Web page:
• Go to bed—when AK marched into the kitchen, snapped my laptop shut and declared, “You have a fever. You’re going to bed.”

Wednesday, March 17, 2010

happy birthday to my favorite honorary irish ladies

It's St. Patrick's Day, which in New York means green-frosted donuts, redheaded babies on the subway and "I [shamrock] New York" T-shirts. Back home, it's the birthday of my grandma (1911-1982) and AK's mom, who decks her halls with more Irish flair than any Mexican woman you're likely to meet. (AK's sister and my dad also have the same birthday. Does this mean we're somehow astrologically connected?)

Here's my grandma, courtesy of my cousin and Facebook historian, Maria. She's a knockout, no?

just trying to sound interesting

We just finished the super busy part of our New York week, during which I ate farro porridge, citrus-cured anchovies, wheat puffs with yogurt and tamarind sauce, and an Oreo donut; and felt alternately inspired and intimidated by the publishing industry.

I did have some free time on Saturday, which gave me plenty of opportunity to get rained on. On every corner there were mangled umbrellas apparently abandoned in fits of angry futility: Umbrellas don’t help when it’s raining sideways.

But a quick fix for anyone feeling sorry for herself because she’s soggy and under-published is a trip to the Tenement Museum on the Lower Eastside. An actual pre-building-codes-of-any-sort tenement building from 1863, the museum offers tours of several apartments restored to the way they looked when specific families lived there: German immigrants in the 1870s, Italian immigrants in the 1930s, etc. The apartments are cute and not so small by New York standards. But then you look around and think, Wait, where’s the bathroom? And the fridge? And the place where the four kids sleep?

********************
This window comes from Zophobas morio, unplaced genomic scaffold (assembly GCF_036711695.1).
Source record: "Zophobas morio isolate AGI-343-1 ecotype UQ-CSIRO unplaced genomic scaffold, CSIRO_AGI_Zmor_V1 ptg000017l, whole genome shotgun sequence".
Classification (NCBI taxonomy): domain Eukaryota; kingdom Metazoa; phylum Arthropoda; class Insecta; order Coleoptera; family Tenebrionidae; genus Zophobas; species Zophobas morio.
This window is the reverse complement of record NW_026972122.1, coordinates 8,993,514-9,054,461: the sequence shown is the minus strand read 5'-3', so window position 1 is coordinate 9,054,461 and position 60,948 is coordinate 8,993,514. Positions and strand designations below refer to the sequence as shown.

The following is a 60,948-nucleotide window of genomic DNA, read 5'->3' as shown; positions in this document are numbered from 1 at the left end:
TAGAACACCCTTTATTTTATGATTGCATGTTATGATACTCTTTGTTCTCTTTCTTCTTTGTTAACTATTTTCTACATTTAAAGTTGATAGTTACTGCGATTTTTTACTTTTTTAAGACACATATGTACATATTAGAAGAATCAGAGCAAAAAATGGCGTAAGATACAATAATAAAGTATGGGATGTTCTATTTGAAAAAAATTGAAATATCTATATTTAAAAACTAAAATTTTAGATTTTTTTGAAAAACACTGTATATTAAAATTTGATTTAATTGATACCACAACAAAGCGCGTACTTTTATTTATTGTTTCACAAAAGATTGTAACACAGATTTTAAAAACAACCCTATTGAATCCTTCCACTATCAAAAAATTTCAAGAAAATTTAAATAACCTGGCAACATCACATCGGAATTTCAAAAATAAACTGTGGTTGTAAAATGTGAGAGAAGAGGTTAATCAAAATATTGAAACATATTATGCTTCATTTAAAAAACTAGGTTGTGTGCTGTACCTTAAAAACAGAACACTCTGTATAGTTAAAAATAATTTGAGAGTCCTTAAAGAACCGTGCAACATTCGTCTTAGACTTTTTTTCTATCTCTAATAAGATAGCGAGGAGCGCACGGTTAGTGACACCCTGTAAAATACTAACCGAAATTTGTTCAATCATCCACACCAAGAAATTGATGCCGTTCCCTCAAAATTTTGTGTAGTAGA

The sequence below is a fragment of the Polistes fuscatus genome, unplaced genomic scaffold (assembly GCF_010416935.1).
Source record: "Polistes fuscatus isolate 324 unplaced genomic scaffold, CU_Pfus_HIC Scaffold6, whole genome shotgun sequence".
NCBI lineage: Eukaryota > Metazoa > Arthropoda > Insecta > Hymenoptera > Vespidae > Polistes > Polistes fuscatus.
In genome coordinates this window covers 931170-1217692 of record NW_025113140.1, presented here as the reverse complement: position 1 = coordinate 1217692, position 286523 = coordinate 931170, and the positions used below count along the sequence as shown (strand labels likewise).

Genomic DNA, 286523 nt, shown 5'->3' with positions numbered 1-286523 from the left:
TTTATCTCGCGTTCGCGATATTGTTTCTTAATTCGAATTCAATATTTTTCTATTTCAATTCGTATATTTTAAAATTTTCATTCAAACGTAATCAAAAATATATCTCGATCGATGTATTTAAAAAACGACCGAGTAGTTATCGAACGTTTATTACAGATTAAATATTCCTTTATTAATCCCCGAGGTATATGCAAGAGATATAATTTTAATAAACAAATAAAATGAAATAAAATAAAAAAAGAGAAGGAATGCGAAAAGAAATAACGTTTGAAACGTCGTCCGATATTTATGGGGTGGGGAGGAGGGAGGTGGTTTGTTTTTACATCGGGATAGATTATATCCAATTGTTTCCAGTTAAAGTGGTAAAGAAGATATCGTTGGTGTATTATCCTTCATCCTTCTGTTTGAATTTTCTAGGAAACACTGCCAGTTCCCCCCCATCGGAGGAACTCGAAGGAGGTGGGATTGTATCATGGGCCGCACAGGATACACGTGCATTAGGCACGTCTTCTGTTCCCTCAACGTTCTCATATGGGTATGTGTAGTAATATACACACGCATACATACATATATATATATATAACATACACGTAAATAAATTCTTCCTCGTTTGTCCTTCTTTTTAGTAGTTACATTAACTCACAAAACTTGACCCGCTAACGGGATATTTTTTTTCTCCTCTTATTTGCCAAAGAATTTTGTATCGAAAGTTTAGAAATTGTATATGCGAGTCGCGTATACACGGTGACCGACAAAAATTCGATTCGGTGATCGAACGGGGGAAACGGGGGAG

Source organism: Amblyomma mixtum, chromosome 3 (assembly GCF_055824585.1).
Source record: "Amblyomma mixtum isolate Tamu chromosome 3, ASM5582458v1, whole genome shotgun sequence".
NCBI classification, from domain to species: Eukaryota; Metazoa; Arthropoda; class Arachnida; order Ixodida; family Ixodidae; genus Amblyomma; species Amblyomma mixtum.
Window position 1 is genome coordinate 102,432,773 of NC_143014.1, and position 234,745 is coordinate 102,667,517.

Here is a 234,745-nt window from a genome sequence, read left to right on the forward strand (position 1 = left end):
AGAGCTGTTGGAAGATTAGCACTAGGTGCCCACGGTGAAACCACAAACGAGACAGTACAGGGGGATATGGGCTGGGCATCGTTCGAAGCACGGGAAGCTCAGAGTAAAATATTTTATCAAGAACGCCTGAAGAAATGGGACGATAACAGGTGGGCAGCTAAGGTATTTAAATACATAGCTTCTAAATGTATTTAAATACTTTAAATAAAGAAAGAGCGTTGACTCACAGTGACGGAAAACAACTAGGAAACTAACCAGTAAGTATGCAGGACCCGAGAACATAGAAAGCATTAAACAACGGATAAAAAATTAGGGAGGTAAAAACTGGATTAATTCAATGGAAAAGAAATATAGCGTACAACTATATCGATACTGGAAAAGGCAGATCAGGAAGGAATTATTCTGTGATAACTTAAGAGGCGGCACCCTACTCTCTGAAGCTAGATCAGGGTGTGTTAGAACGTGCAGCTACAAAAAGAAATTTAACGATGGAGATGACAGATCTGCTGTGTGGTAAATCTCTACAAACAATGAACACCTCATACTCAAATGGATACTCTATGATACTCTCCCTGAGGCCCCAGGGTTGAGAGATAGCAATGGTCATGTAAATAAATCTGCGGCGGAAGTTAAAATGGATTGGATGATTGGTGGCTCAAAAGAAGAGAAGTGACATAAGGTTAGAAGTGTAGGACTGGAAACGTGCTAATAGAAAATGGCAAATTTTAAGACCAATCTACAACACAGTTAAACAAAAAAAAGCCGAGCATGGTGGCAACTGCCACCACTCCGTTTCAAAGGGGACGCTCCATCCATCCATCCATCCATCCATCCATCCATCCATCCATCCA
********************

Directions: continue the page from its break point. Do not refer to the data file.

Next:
(Answers: Outside. Not invented. On a fold-up bed inside that big sack.)

But it’s not all poverty porn. The tour I went on was called “Getting By: Past and Present” and it reflected the latest in museum-education trends (hot!) in that our guide encouraged us all to share our own family immigration stories.

(Answers: Ireland. Germany. Latvia by way of England. Mississippi.)

The woman who said “Mississippi” was from Arkansas, and when our guide asked her a follow-up question, she said, “Oh, I don’t know. We’ve been in Arkansas for as long as I can remember. I was just trying to sound interesting.”

We talked about current immigrant populations, gentrification and other intentionally touchy subjects. But things didn’t heat up much, perhaps because we were a fairly homogenous group: all white, all American-born, all seemingly educated. We were the kind of group that asked things like, “So, are most of your tours made up of educated American white people?”